For sure I miss the banter of office life but I get some of that playing sport. I’ve also got a wife and four children to keep me level.

    Would not change anything. I gave up a well paid career but money and success can’t compare with what I have now. Good luck with your new life!

  2. I worked part-time for 7 years before I fully retired nearly 10 years ago at age 45. The move from full-time to part-time was a bigger change to my everyday life than the move from part-time to full retirement. It was the move to part-time which enabled me to recover my personal life and begin doing things on weekdays during the day I could never do before. Same thing for being able to do things on weekday nights I couldn’t do before because I was too worn out from getting home from work and its long, lousy commute.

    Being able to do my regular errands on weekdays at 10:30 AM when the stores were nice and empty, instead of on weekends when it was much busier was a huge benefit.

    Working part-time did cause may scheduling conflicts between my work and nonwork activities as well as between two nonwork activities competing for my added weekdays off. Fully retiring nearly eliminated all of those conflicts and made them much easier to resolve.

    Fully retiring allowed me to expand some of my nonwork activities to include the days I used to work and rarely had the flexibility to change them.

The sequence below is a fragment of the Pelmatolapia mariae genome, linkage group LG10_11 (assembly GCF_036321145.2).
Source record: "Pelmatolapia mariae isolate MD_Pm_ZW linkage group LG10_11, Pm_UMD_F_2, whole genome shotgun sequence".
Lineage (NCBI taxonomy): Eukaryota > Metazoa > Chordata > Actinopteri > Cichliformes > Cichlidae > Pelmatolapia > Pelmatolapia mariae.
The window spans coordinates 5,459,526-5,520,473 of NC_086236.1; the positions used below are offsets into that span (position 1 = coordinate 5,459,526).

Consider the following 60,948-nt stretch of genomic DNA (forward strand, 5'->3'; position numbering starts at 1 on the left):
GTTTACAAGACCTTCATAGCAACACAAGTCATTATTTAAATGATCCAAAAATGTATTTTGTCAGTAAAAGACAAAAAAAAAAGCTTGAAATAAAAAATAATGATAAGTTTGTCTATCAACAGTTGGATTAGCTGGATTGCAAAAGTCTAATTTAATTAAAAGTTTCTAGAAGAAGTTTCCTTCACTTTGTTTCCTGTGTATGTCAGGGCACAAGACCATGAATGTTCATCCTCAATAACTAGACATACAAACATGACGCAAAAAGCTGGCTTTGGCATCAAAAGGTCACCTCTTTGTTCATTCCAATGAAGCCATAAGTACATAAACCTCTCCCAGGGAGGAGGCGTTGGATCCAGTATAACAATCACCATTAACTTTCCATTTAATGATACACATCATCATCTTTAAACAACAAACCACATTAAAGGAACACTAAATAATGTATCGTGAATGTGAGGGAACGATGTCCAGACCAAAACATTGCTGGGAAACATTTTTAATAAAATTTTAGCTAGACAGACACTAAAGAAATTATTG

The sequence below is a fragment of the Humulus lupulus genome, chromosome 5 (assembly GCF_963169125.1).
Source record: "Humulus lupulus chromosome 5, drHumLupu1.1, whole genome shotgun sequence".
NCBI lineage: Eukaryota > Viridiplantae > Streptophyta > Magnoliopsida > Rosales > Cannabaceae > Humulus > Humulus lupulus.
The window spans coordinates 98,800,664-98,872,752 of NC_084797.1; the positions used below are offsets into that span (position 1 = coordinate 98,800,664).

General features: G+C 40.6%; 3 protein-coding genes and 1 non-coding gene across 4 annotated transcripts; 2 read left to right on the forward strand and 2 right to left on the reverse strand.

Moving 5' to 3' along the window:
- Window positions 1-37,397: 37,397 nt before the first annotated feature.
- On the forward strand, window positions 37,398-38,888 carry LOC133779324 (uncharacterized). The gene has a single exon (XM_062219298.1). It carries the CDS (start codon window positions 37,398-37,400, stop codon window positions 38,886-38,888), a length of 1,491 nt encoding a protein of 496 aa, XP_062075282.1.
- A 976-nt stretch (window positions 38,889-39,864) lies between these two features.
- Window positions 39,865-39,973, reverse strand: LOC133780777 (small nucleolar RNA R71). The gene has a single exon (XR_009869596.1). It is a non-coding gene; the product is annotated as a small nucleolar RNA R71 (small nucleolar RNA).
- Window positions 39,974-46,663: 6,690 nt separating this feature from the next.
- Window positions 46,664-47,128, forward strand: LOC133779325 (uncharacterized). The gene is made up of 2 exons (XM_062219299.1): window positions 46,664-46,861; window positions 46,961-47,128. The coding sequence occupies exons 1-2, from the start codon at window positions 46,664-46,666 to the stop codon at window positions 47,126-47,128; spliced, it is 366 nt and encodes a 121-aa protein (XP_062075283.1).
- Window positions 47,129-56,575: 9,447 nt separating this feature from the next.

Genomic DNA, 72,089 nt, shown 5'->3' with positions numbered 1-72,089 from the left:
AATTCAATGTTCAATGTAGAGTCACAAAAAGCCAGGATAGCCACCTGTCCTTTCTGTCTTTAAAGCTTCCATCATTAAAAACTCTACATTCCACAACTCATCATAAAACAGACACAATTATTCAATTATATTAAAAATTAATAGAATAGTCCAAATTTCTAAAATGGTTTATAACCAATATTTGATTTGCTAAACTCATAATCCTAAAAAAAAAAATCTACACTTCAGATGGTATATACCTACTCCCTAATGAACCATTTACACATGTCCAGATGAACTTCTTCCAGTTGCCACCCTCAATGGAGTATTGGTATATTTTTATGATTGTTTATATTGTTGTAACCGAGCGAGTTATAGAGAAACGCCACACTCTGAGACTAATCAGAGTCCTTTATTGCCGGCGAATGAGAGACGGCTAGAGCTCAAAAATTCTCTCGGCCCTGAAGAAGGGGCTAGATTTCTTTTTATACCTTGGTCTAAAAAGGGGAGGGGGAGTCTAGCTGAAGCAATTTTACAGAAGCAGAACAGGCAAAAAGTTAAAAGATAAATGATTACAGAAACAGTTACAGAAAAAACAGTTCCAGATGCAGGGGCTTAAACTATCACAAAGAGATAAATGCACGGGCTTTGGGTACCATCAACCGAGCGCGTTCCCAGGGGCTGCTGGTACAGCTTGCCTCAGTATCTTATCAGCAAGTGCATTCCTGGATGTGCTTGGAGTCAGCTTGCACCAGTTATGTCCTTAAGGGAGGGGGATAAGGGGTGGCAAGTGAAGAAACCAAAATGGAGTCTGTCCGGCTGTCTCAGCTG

I basically come and go as I please, very rarely having to live by an alarm clock and very rarely having to travel any meaningful distance during the rush hours.

  3. Tim, I love this article, hits so many things right on the head. My girlfriend is 54 and fully retired and her retirement became my semi-retirement and we are both loving every minute of it.

    There is always things to do for us, we love hiking, biking (we own 8 bicycles), cross country and back country skiing, snowshoeing, paddling, walking (serious pace) and lots of wild camping and swimming. Housework and house maintenance is a full time job and that is something we take great pride in and see it also has physical and brain exercise .

    Long mornings to everyday being at Saturday, we are never in a rush and mostly always full of energy. And the best thing about it all, is that they are all choices, so when you feel like just doing nothing or the weather is terrible, you make the call to stay on the couch and google or read or cook or watch a movie or take a mid-day nap.